Beulah Middle, Elementary Schools Opening for 2018-19 School Year

Jun 25, 2018

Beulah Middle School, opening in August, 2018.
Credit Dave Dunwoody, WUWF Public Media

Students whose families live in the Navy Federal area of Escambia County are gearing up to attend two brand new schools.

Members of the media gathered at Beulah Middle School’s main lobby area on Wednesday, taking in that “new school smell.”

The school is 205,000 square feet under one roof  and cost $45 million, funded by the Local Option Sales Tax. Eventual student capacity will be around 1,200.

The first stop on the tour – led by Assistant Principal Marietta McCaskill – was a state-of-the art gymnasium for the Beulah Bears.

“In our gym, we are the first middle school to have ceiling fans,” said McCaskill. “We also probably have the best-sounding gym of any school in the district. They’ve done an excellent job with the sound system.”

The school will have the same sports as do the other middle schools: basketball; volleyball, track and field, and swimming. Also offered are archery and a running club.

The land – an abandoned airfield – was purchased by the District in 2015 for two million dollars. Speaking at that time, Superintendent Malcolm Thomas said the school would be part of the district’s answer to the booming population growth in that part of Escambia County.

“A lot of that growth obviously is being created by Navy Federal (Credit Union)’s expansion, all of the homes that are coming online,” said Thomas. “We know that means more student population.”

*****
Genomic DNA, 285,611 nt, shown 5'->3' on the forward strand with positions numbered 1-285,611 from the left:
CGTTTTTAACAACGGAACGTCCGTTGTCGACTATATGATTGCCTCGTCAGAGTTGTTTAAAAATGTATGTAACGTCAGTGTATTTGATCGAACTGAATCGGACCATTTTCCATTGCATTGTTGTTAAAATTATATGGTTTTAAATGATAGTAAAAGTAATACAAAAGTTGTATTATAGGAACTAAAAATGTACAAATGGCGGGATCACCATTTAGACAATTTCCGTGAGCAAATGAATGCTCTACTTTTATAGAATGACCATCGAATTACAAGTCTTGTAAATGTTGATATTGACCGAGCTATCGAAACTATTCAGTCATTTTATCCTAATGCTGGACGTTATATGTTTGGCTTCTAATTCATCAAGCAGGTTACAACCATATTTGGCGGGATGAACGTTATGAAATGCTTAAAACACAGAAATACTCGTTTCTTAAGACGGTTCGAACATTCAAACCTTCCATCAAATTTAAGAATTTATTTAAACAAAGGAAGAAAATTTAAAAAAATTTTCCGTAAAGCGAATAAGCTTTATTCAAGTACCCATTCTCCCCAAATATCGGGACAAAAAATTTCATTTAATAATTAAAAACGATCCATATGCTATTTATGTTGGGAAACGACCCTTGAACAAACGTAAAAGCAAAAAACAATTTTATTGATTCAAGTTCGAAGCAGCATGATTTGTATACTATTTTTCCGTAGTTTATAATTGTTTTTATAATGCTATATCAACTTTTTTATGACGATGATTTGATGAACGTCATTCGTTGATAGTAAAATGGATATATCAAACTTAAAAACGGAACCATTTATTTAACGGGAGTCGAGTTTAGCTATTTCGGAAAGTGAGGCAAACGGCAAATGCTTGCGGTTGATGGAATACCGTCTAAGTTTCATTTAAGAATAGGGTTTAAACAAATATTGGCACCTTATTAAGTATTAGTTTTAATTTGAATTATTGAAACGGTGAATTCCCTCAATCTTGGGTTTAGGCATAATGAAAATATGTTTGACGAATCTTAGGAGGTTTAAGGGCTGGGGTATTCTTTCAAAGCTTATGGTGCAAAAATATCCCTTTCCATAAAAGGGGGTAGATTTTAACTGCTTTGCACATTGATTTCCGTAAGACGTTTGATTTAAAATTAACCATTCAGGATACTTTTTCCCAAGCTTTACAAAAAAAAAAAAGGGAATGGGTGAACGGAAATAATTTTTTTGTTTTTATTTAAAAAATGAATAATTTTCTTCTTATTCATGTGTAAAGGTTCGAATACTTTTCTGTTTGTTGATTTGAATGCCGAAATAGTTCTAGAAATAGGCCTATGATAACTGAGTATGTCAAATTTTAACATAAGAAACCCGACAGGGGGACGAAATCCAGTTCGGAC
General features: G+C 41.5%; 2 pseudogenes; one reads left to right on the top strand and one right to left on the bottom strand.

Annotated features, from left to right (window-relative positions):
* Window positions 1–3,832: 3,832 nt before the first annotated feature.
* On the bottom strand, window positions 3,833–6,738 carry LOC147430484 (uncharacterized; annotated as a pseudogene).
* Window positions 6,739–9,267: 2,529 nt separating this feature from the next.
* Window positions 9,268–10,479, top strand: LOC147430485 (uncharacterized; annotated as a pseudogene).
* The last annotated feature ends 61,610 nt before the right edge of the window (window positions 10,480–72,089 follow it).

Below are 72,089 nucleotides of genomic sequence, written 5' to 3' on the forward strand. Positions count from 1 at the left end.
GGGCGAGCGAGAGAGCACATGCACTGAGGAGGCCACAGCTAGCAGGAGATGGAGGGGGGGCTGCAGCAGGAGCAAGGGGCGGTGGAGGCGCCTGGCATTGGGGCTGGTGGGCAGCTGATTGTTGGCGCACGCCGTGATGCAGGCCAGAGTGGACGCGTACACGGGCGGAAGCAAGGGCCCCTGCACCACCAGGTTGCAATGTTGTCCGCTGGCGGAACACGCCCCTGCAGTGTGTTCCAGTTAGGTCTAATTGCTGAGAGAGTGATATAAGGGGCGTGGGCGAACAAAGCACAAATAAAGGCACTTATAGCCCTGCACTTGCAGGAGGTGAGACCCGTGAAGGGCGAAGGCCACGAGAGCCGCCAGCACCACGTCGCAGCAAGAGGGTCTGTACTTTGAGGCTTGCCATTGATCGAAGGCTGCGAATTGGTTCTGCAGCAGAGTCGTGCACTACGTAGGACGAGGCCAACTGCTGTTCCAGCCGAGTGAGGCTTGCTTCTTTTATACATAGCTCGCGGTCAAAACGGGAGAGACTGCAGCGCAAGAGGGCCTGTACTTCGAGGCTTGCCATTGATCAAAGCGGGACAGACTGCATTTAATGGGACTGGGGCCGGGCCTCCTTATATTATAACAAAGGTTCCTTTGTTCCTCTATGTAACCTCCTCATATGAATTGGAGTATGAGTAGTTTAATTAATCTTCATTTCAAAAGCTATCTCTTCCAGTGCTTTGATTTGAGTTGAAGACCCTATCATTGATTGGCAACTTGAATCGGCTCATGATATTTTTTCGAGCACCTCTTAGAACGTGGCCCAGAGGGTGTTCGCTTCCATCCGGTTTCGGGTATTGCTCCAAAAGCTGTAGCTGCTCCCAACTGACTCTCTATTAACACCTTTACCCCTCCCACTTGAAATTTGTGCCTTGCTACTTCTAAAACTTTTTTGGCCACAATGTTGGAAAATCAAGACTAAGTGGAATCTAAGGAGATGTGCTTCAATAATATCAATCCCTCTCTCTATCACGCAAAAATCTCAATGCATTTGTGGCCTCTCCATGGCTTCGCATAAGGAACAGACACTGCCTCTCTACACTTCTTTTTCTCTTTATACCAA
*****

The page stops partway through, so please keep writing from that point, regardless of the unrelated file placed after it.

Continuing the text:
Marietta McCaskill, Assistant Principal at Beulah Middle School.
Credit Dave Dunwoody, WUWF Public Media

Fast-forward back to Wednesday’s tour. Next stop, a classroom area that is divided between rooms for instruction and labs.

“The good thing is that some of the kids can be working in [the classroom] and some can be working in [the lab], and the teacher can see them through both sides,” McCaskill said. “In this school, there are bathrooms in every classroom. We have a hallway that connects you to your suitemate.”

The 6th-8th graders will also be able to practice their robotic skills, in a high-tech classroom with instructor Kenneth Atkinson.

“We’re going to have seven, 3-D printers,” Atkinson said. “The kids fabricate everything; the wheels, the tires, the heads, the arms. We compete in the ‘Best Robotics’ at UWF, and high schools and other schools. And we also do the SeaPerch Underwater robots.”

From there, the walk-through included music rooms and stage; cafeteria, the Innovation Center, and – after wading through some unopened boxes -- the Personal Development Room. Teacher Mollie Martin says that course is mandatory for seventh-graders, combining home economics, health, and life skills.

“We cover everything from manners, to family, to tobacco, drugs and alcohol; human sexuality,” said Martin. “How to set a table through to nutrition. It prepares them for job careers, how to do interviews, and we even learn how to design a house.”

Martin also runs Beulah Middle’s “Capturing Kids’ Hearts” program.

“It begins by really getting to know the kids; getting to know what they need, meeting their needs on a personal level,’ Martin said. “We make social contracts rather than rules. As a class, we sit down and come up with the way we want to treat each other and the way we’ll handle conflict.”

Between the start of construction at Beulah Middle School in 2016 until now, there have been a number of school shootings across the United States. But Assistant Principal Marietta McCaskill says there were no changes in the school’s design or construction because of them.

“No; absolutely not,” said McCaskill. “You could tell when you pull up you cannot get close to this building. It’s impossible to get a car or a truck close to the building itself. It was purposely designed that way.”

Meanwhile, work is ongoing at Beulah Elementary School on Kingsfield Road -- construction there began after the middle school project -- but it’s also scheduled to be open for classes in August.